Predictability. The work performed during the contract is always increased, making it less susceptible to hashrate fluctuations. The observed performance is highly dependent on the random block mining time combined with hashrate fluctuations. In this sense, the discrepancy between expected and observed performance is less predictable than short-term changes in hashing speed.
Measure performance over the life of the contract. Hashrate contracts can be closed at the upper or lower points of fluctuations, which creates an undesirable risk for traders. In addition, the levels Hasrat do not reflect the behavior of the metrics during the term of the contract. The observed work reflects the entire history of the " work” and is not so affected by the fluctuating hashrate.
Manipulability. The observed work can improve the resistance to manipulation of hashrate-based products by adding time-weighted measurements that obey the law of random Poisson distribution.
Mining is one of the main innovations of bitcoin, which allowed everyone to use a decentralized, distributed and sovereign currency. Hashrate is an important on-chain metric that provides market participants with information about network security.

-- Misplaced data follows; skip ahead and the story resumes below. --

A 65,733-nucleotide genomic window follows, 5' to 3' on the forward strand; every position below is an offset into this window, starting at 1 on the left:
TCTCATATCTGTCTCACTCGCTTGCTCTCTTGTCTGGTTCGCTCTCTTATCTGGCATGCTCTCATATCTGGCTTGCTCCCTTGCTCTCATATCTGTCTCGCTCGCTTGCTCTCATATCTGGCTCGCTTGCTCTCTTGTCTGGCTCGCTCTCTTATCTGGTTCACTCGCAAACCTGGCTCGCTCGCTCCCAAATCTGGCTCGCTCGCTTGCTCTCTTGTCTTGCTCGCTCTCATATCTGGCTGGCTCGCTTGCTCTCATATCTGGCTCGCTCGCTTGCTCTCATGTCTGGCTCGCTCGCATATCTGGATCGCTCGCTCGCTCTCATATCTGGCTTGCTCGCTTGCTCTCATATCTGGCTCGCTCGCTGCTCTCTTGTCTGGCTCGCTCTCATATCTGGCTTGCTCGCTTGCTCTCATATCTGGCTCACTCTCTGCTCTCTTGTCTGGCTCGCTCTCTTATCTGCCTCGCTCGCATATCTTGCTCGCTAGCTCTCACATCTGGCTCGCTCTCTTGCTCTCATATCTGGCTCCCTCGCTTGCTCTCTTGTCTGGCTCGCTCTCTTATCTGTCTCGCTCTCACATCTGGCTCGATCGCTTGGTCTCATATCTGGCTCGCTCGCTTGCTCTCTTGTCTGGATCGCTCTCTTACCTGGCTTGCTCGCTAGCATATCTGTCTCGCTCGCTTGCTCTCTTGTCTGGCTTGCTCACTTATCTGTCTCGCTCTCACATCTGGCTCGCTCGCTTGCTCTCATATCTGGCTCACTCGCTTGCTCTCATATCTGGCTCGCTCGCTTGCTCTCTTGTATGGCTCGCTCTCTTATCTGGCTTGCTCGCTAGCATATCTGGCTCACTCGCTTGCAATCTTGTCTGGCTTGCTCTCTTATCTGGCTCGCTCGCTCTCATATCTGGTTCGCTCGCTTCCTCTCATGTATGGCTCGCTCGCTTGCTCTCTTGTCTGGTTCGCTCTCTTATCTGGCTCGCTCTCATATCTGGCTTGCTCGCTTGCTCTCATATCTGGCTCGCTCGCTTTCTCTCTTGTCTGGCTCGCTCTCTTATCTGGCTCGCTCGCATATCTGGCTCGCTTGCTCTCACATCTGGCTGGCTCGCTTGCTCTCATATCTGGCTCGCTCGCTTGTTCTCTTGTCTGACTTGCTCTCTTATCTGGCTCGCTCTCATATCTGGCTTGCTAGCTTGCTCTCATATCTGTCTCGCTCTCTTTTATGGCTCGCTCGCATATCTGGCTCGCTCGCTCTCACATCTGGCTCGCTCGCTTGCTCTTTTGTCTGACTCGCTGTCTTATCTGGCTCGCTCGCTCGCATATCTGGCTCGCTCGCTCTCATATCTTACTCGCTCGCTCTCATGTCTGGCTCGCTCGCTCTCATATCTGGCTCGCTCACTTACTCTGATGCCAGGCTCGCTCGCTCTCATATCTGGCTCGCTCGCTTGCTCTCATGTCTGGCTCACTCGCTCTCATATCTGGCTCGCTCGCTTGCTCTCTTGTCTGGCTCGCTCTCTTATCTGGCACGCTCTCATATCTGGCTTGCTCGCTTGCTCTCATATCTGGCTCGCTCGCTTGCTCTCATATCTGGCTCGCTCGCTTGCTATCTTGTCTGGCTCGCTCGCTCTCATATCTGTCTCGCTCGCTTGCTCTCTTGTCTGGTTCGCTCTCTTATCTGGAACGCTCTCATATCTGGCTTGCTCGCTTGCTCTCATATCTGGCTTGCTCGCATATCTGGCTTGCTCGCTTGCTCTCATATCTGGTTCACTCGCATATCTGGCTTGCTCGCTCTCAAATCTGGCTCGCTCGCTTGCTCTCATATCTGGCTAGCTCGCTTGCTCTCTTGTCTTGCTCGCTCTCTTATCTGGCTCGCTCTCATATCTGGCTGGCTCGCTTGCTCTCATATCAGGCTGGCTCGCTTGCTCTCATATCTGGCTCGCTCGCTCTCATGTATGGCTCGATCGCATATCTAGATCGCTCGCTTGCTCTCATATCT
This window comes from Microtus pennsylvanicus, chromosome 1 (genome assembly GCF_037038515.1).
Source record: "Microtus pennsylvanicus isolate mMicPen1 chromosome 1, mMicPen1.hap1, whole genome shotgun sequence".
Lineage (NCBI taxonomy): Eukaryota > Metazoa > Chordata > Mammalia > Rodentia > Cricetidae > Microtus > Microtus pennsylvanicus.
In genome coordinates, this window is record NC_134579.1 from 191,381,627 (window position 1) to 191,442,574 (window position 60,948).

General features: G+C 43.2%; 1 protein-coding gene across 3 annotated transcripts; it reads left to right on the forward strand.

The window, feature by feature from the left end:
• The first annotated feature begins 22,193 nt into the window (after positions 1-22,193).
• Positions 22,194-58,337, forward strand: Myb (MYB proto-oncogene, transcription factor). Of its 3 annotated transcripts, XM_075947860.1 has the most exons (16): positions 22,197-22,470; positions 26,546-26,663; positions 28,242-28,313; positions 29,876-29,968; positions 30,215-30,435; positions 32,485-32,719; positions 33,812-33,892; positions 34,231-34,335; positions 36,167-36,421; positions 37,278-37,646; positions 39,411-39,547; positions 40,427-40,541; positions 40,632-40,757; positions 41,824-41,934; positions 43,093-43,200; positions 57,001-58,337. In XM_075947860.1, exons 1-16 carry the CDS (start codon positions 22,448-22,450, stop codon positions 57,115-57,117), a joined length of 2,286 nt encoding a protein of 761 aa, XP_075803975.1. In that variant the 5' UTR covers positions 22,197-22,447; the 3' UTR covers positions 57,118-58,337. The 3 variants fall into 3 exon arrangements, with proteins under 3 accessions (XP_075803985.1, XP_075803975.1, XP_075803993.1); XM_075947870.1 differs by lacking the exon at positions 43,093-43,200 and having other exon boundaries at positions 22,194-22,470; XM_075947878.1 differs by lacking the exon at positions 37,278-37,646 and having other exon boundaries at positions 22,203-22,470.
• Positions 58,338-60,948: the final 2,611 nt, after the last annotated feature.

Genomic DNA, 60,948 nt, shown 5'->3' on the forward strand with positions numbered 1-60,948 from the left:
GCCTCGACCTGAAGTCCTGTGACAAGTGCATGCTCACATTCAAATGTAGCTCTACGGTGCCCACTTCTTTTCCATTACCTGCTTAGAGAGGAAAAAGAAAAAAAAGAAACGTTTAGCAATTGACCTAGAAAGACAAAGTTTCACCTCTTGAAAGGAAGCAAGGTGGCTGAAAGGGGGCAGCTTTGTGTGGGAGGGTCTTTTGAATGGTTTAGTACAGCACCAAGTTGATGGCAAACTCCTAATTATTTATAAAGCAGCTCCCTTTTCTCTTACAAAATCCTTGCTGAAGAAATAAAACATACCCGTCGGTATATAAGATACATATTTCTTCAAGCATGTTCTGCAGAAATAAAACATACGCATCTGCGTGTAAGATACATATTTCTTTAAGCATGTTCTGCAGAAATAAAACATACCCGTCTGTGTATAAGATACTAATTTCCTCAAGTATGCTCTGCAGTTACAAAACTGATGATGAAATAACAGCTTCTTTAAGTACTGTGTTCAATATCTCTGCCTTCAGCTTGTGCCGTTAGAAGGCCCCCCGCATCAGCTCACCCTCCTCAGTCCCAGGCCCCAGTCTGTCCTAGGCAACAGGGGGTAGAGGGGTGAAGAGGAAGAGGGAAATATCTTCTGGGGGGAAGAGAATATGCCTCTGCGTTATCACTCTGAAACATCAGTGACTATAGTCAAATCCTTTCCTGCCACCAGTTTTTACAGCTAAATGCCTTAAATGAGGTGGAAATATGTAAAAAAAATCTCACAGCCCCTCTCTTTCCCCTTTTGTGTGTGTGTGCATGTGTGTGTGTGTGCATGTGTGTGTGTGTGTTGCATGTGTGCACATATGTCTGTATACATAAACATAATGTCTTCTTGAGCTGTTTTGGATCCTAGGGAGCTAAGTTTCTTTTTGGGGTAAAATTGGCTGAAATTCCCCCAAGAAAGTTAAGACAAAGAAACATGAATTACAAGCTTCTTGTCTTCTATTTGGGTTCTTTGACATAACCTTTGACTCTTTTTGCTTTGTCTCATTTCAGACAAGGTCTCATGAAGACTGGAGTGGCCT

To date, miners do not have effective tools for hedging risks, they are completely dependent on the price of bitcoin. However, the market continues to develop with the support of venture capital and representatives of traditional markets. These companies will look for mechanisms to hedge their risks and operations in the same way as with traditional assets.
CoinMetrics expects that the cmbi Bitcoin Hash Rate and Observed Work index will become the basis of financial products that will eventually be able to provide the markets with the necessary tools for effective trading and / or hedging the hashrate